Gabriel Fauré’s Requiem is a bit of a hybrid, sitting as it does rather splendidly between the French Romantic and more traditional sacred music genres, and its many recordings give you a choice between the original orchestral setting and those for organ alone. Either way it is a totally charming and captivating work, satisfying on both spiritual and temporal levels.
Englishman David Hill, former chief conductor of the BBC Singers and renowned for his work with Winchester and Westminster Cathedral choirs, brings an intimate and stripped back arrangement to this first recording on the Hyperion label by the Yale Schola Cantorum. The organ part is fleshed out by harp and just eight string players – less lush than a full orchestra but a transparent accompaniment to the excellent choir. Soloists – and they are all very good – are drawn from the choir’s ranks. Organist Robert Bennesh is featured in a couple of solos, a reminder that Fauré studied with both organist-composers Camille Saint-Saëns and Charles-Marie Widor.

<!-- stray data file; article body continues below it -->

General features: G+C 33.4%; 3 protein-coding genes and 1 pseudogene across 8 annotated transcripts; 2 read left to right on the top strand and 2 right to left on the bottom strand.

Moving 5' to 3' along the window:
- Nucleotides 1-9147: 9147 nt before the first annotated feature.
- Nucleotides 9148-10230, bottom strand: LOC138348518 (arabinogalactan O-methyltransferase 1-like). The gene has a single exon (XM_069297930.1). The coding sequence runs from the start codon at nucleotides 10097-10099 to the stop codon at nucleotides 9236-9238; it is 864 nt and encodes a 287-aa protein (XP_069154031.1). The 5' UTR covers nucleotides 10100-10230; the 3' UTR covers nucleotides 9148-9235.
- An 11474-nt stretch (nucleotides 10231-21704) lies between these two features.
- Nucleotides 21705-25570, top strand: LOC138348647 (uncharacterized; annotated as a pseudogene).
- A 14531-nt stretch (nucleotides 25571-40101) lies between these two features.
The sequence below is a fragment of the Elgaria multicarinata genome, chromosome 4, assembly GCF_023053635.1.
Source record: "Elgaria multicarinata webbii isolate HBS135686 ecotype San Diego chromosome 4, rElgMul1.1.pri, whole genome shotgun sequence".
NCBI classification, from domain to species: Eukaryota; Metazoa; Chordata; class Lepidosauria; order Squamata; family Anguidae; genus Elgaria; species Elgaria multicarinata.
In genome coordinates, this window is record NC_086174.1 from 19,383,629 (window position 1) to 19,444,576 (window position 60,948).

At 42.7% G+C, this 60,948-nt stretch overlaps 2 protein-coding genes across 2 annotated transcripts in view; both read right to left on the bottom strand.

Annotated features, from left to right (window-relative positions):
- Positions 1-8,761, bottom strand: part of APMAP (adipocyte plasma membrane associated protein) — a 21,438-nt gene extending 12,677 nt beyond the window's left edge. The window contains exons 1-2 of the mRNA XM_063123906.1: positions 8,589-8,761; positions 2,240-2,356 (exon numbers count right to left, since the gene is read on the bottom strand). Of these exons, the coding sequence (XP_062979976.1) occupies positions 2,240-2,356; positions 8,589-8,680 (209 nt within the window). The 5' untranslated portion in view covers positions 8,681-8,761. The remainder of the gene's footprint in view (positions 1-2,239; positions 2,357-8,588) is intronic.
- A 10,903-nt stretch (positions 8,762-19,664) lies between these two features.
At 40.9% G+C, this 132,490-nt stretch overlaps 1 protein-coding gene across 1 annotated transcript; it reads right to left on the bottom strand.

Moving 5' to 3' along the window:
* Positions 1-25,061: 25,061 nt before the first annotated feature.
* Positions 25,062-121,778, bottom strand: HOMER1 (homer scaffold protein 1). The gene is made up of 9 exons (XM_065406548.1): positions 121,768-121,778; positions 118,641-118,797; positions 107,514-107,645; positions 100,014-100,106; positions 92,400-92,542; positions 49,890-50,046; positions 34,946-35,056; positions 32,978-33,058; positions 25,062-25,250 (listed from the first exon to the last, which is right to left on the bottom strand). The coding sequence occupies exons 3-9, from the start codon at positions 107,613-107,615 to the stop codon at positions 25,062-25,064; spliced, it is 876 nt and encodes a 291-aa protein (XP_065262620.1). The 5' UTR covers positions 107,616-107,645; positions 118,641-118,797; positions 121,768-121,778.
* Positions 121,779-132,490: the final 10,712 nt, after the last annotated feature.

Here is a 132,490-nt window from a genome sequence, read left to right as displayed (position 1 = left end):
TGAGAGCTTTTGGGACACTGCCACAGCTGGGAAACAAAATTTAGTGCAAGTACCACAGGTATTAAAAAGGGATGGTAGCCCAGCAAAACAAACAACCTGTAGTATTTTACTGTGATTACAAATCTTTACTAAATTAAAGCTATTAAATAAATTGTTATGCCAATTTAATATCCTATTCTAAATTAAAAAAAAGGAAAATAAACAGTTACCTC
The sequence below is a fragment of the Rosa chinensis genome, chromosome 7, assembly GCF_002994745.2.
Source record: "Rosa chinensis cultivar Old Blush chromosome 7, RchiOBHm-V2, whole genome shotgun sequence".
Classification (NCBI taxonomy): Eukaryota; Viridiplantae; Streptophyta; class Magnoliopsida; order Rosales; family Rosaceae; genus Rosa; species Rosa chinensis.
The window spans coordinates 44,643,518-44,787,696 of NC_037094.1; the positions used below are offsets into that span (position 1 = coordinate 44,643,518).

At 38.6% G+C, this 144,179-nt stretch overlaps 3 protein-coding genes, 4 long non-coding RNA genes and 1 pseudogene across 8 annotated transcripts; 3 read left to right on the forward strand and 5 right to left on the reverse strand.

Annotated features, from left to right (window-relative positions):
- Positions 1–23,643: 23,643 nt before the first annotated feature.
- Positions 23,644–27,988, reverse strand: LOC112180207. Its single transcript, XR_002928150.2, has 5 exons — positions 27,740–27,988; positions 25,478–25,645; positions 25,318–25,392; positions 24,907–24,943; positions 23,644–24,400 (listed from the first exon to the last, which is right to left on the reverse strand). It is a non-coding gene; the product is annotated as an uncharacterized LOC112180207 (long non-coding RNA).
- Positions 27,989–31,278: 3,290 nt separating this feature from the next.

The other works on this album include the short Messe Basse and the remarkable student piece, Cantique de Jean Racine, which Fauré composed as a graduation piece when he was 20. This disc is a real charmer, beautifully recorded and produced, and with the feeling that the listener is sitting in an intimate space with the musicians.